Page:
UK businesses are setting their sights on growth, according to a six-monthly business confidence report, based on the views of 3000 business owners and senior managers.
The eighth edition of the report from Regus, reveals that 25 percent of all firms – and 28 percent in the small business sector – plans to increase headcount by over five percent in the remainder of 2013. A further fifth plans an increase of between two and five percent. Over half of firms state that their recruitment drive will focus on sales and marketing staff, displaying a determination to sell their way out of the downturn.
The Regus Business Confidence Index, which is heavily based on actual performance over the last six months, remains unchanged from six months ago (94 points) and still significantly lags the April 2011 peak (125 points). However, the positive recruitment intentions expressed by respondents run counter to current business confidence and indicate to a rosier outlook. Steve Purdy, UK Managing Director at Regus comments: “Businesses are finally gearing up for growth after the protracted downturn. Managing this stage of recovery is crucial, as it carries the huge risk that firms will overextend themselves. Indeed one of the major causes of financial distress in previous downturns was property, with 45 percent of firms having their fingers burnt by expensive and lengthy leases.
“This time round, companies are far better equipped due to the availability and acceptance in the business world of flexible working, especially in terms of physical workspace. Full-time, permanent office space is no longer the only option. Keeping overheads low and remaining agile are vital to making recruitment affordable and achieving sustainable business growth.”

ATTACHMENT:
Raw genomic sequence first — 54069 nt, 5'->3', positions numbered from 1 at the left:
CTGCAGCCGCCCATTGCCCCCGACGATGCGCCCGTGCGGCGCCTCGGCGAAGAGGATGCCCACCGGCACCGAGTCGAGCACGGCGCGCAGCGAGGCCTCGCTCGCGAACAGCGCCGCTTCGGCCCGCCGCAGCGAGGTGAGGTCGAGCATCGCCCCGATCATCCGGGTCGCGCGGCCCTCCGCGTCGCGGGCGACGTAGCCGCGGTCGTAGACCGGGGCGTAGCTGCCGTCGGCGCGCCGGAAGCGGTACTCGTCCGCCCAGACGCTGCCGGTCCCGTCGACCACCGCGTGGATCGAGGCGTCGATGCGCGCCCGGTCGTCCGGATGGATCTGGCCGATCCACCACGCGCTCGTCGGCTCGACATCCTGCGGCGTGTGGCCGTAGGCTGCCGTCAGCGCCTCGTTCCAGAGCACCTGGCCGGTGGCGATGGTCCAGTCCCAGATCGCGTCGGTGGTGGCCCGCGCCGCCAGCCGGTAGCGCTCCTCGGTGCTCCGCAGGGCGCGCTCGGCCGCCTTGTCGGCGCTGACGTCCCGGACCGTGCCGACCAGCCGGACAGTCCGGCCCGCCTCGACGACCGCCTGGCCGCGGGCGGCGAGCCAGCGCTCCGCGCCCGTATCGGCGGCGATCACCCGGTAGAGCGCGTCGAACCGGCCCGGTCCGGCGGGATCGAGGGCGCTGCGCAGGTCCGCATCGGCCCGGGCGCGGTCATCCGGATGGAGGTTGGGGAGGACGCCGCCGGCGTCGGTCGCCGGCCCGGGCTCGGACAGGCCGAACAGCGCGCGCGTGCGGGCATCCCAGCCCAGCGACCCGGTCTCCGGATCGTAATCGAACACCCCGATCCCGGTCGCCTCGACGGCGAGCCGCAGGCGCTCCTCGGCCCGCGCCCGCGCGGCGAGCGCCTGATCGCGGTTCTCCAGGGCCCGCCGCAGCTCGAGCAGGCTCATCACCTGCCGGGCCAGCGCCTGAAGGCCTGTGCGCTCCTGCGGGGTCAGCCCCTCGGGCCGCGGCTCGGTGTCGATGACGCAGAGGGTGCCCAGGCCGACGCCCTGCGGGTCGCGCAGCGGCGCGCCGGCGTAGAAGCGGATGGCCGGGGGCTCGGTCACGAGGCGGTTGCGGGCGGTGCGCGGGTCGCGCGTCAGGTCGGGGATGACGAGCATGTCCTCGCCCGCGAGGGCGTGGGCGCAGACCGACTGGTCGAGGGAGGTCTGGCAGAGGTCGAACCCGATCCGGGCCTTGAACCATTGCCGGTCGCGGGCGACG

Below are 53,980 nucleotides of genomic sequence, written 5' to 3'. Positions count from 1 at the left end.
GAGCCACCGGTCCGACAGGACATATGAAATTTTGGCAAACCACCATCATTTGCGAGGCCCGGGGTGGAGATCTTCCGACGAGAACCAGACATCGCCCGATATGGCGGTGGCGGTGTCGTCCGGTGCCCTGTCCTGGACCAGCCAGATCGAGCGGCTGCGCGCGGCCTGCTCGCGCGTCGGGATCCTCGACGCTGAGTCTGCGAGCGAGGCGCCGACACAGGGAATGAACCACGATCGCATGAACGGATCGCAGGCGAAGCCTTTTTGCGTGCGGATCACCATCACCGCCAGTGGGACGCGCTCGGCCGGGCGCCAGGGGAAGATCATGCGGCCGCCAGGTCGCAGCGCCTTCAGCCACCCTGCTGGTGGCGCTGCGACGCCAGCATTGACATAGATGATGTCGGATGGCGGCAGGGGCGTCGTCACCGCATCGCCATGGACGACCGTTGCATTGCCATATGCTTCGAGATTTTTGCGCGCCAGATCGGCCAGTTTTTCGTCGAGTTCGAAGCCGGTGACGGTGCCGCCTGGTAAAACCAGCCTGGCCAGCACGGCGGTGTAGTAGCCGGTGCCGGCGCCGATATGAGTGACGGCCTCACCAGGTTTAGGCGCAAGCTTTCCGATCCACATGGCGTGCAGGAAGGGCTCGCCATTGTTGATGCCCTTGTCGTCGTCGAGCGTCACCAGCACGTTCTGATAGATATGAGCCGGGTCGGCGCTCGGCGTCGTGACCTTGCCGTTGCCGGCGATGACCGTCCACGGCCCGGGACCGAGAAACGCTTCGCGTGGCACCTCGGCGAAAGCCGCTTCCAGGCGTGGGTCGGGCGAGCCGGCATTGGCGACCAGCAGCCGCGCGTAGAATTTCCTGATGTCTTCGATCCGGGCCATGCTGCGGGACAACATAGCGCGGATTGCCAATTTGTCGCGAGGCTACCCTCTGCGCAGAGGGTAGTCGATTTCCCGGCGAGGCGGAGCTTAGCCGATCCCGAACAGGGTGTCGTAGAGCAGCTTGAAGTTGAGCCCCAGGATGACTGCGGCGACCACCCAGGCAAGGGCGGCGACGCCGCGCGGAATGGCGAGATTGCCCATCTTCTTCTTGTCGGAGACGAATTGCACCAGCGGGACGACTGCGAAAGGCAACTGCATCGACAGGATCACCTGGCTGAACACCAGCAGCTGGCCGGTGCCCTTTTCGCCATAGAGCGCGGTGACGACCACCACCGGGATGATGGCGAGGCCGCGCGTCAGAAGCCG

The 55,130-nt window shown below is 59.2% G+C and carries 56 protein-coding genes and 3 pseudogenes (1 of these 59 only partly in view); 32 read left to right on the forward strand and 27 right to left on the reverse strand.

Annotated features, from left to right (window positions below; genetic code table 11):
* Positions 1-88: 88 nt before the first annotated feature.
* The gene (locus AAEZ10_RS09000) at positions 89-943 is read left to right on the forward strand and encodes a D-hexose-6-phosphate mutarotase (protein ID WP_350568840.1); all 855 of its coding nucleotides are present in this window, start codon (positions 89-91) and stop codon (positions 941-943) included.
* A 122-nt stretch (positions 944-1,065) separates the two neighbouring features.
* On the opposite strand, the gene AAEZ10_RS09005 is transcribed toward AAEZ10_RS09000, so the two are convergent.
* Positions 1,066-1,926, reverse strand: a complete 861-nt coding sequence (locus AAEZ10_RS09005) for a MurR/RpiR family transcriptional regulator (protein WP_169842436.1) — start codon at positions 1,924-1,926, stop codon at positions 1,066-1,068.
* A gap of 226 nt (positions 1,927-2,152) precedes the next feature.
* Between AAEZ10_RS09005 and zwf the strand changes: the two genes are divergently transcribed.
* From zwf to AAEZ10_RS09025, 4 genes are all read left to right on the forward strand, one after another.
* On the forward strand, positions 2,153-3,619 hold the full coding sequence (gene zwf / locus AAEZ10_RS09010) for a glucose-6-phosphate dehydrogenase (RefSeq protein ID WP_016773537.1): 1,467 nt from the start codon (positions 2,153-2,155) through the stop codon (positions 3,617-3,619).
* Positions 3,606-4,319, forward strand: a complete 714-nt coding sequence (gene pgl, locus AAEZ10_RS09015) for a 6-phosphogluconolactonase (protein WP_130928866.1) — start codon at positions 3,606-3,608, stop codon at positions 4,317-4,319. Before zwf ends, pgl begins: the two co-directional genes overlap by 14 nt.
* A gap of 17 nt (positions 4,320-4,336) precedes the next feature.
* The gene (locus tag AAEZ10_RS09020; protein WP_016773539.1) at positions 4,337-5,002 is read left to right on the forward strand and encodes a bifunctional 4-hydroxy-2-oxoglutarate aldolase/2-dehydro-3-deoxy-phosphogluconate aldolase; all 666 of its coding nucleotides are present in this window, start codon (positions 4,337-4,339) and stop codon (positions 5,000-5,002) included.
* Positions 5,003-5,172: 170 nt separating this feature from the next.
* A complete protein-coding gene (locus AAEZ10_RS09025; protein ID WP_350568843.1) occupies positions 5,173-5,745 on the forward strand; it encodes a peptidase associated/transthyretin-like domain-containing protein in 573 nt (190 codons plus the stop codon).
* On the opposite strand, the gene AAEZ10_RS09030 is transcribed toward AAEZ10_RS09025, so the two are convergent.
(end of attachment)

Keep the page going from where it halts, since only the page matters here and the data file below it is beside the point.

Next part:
Like many firms, Rick Ashton, Director of Manchester-based hospitality recruitment agency HTE Recruitment, had to move out of his own leased premises to a home office when the downturn hit. He says: “We recruit staff for high-end hotels and restaurants, and the market virtually dried up in 2009. The only way to survive was to keep costs as low as possible, which meant working from home.
“When the market started to rebound in 2011, I needed proper offices again to project the right image, but I couldn’t risk taking on another traditional lease, particularly with the economic picture still uncertain. “For a small, growing business in today’s economy, a five year contract is totally out of kilter with sensible business projections.” Rick has taken on several members of staff since the market picked up, and uses flexible workspace in Regus centres in Manchester and London. “Aside from flexibility, using managed offices and on-demand services has actually turned out to be a more productive way of working,” he adds. “2012 was our best year so far, and the recruitment market for chefs in particular is booming. Paying only for the space that we need has been a major contributor to our growth, helping us keep overheads low, upsize without the hassle, and take on staff.”